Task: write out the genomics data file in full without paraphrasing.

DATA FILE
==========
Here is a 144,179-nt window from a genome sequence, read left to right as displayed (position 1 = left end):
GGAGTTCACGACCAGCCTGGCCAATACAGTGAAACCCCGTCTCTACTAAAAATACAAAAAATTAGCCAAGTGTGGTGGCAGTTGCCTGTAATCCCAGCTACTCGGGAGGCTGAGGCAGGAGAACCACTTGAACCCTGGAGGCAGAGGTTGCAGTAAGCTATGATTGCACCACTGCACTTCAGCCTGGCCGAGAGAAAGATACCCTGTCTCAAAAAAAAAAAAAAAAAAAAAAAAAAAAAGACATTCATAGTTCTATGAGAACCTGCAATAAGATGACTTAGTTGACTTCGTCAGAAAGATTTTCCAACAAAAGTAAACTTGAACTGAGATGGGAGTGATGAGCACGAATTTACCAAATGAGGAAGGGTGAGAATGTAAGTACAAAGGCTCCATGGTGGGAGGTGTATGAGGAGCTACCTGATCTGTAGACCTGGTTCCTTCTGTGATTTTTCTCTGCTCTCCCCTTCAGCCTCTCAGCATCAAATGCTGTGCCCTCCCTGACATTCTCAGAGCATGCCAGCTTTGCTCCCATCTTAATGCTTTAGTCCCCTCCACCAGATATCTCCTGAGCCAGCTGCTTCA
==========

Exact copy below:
Here is a 144,179-nt window from a genome sequence, read left to right as displayed (position 1 = left end):
GGAGTTCACGACCAGCCTGGCCAATACAGTGAAACCCCGTCTCTACTAAAAATACAAAAAATTAGCCAAGTGTGGTGGCAGTTGCCTGTAATCCCAGCTACTCGGGAGGCTGAGGCAGGAGAACCACTTGAACCCTGGAGGCAGAGGTTGCAGTAAGCTATGATTGCACCACTGCACTTCAGCCTGGCCGAGAGAAAGATACCCTGTCTCAAAAAAAAAAAAAAAAAAAAAAAAAAAAAGACATTCATAGTTCTATGAGAACCTGCAATAAGATGACTTAGTTGACTTCGTCAGAAAGATTTTCCAACAAAAGTAAACTTGAACTGAGATGGGAGTGATGAGCACGAATTTACCAAATGAGGAAGGGTGAGAATGTAAGTACAAAGGCTCCATGGTGGGAGGTGTATGAGGAGCTACCTGATCTGTAGACCTGGTTCCTTCTGTGATTTTTCTCTGCTCTCCCCTTCAGCCTCTCAGCATCAAATGCTGTGCCCTCCCTGACATTCTCAGAGCATGCCAGCTTTGCTCCCATCTTAATGCTTTAGTCCCCTCCACCAGATATCTCCTGAGCCAGCTGCTTCA